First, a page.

San Marcos,
13:09 PM

Dr. Anne Randerson: Bringing the World to CSUSM

By David Ogul

There’s a difference between an international business and one that is truly global. Just ask Anne Randerson, a California State University San Marcos professor who teaches cross-cultural business communication.

She should know. Randerson has lived abroad for 25 years in Belgium, Japan, Spain and France, speaks six languages fluently and leads seminars for expatriates trying to acclimate to new surroundings around the globe.

“Understanding cultural differences is vital if you want to do business in other countries,” said Randerson, who began teaching at CSUSM in the fall of 2013. “A lot of companies want to be international, but they have to understand that each country is unique with its own culture and its own people with a different mindset than what you may have here in the United States.”

The message has taken on increasing significance at a time when American exports are lagging (falling from $186.8 billion in September to $184.1 billion in October) and the trade deficit remains out of whack (up from $61 billion in September to $63.1 billion in October).

“Anne’s experiences and skills in the classroom are vital to the goals of CSUSM,” said Elizabeth Matthews, an associate professor who chairs the University’s global studies department. “Her international experience brings an important dimension to the classroom. She is a strong supporter of global education and adopts varied pedagogical techniques to best reach students from all backgrounds. Her cultural sensitivity, commitment to student learning and creativity in the classroom are among her greatest strengths.”

She’s also versatile. Randerson has taught in the College of Business Administration and the Department of Communication in addition to the Department of Global Studies. Courses on her CSUSM resume include: Management in Different Cultures; Perspectives in Globalization; Cross-Cultural Negotiation and Global Business, Global Economy, Politics and Society – Global Perspectives; and Intercultural Communication.

She says her students in the College of Business Administration are as dedicated as any in the world.

“They are very serious, very future-oriented and very focused,” observed Randerson. “And they’re also very international. I’ve had students form Norway, Germany, Mexico and Asia.”

Which makes Dr. Randerson a perfect fit for the University.

“Anne is a wonderful colleague who brings a lot of international experience to the College of Business,” said Professor of Management Rajnandini Pillai, who also serves as executive director and founding member of the University’s Center for Leadership Innovation and Mentorship Building. “She is absolutely dedicated to her students and goes out of her way to support the various programs of the college.”

Indeed Randerson has been active with the Faculty Learning Community on Cultural Intelligence, the Faculty Mentoring Program and the LGBTQA Faculty and Staff Association. In addition, she has worked with representatives from CSUSM, MiraCosta College and Palomar College to bring motivational speakers to the area.

Other teaching assignments include lecturing at the University of San Diego, the UC San Diego Rady School of Management and National University since returning to the States. All the while, she continues to serve as managing director of her intercultural and global leadership training and consulting firm, Cross Cultural Horizons.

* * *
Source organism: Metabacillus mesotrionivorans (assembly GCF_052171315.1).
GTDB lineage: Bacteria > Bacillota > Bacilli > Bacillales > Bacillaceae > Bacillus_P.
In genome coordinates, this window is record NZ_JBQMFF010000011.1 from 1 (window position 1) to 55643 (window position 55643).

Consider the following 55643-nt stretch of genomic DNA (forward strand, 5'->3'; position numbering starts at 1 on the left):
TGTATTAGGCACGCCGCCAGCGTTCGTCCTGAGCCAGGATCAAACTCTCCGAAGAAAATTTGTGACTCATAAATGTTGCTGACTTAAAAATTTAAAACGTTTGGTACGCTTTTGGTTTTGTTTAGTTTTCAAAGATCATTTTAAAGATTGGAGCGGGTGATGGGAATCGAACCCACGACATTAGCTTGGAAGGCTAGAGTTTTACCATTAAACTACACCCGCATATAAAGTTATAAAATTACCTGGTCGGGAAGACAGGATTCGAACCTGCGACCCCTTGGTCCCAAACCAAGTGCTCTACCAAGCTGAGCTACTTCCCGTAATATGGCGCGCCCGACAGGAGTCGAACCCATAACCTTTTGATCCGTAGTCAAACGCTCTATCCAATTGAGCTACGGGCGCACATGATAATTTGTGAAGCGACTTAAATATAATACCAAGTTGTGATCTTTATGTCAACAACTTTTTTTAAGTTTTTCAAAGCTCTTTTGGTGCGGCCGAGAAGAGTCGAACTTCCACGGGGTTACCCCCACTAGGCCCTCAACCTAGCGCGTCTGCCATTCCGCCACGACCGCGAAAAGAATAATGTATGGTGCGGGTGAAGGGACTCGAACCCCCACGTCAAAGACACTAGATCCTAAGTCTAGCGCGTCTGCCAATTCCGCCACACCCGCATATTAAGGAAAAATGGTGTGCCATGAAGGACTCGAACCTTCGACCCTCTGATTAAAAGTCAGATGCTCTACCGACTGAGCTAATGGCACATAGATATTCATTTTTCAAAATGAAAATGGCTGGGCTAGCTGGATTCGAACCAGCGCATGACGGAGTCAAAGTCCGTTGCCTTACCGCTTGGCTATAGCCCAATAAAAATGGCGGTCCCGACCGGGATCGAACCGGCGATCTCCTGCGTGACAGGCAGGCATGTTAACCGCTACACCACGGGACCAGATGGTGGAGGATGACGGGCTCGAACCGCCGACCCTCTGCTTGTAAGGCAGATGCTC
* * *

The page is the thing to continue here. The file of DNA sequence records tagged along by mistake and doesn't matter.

Despite the heavy workload, Randerson volunteers with San Diego County’s ‘Live Well San Diego’ North Central Region Leadership Team and with a local cat rescue and adoption service.

An International Journey to CSUSM

Her journey to CSUSM was a circuitous one. Born and raised in San Diego, Randerson earned her B.A. degree in French from the University of California, Davis, and her M.A. and Ph.D. degrees in Human Life Studies from Koriyama Women’s University in Japan. Photos from her book, Scenes of Japan, have been exhibited in numerous locations, including the Japanese and American Embassies in Brussels, Belgium.

She was working in the Brussels branch of Euronext, a pan-European stock exchange, in charge of corporate office translations, but found herself without a job during cutbacks when it merged with the New York Stock Exchange Group in 2007.

That’s when Randerson utilized her bounty of transferable skills to begin working for herself, consulting with and training expatriates living in Brussels.

“Belgium is a very complex society for foreigners to understand sometimes,” she said. “There are three national languages, French, Dutch and German. The people are very humble. It’s also a Catholic country, and people spend their Sundays with their family. Almost all stores are closed. It’s even illegal to mow your lawn on Sunday because the noise might disturb your neighbors.”

Soon her business expanded to include working with international executives throughout Europe, Japan, Vietnam and the United States. She also taught graduate courses in Culture and Development, Leadership, Project Management and Communications at Boston University in Brussels, in addition to leading seminars at institutions such as the European Commission, the European Training Institute and the International School of Protocol and Diplomacy in Brussels.

When Dr. Randerson decided to return to San Diego County in 2012, Cal State San Marcos was at the top of the list of potential employers.

“The University is very diverse,” Randerson said. “I thought, if I’m moving back to California, I want to work in a university where diversity appreciation is not only a priority, but an opportunity for growth and understanding on a global scale. CSUSM is a perfect environment for me to continue my cross-cultural communication and business research in a local and international context.”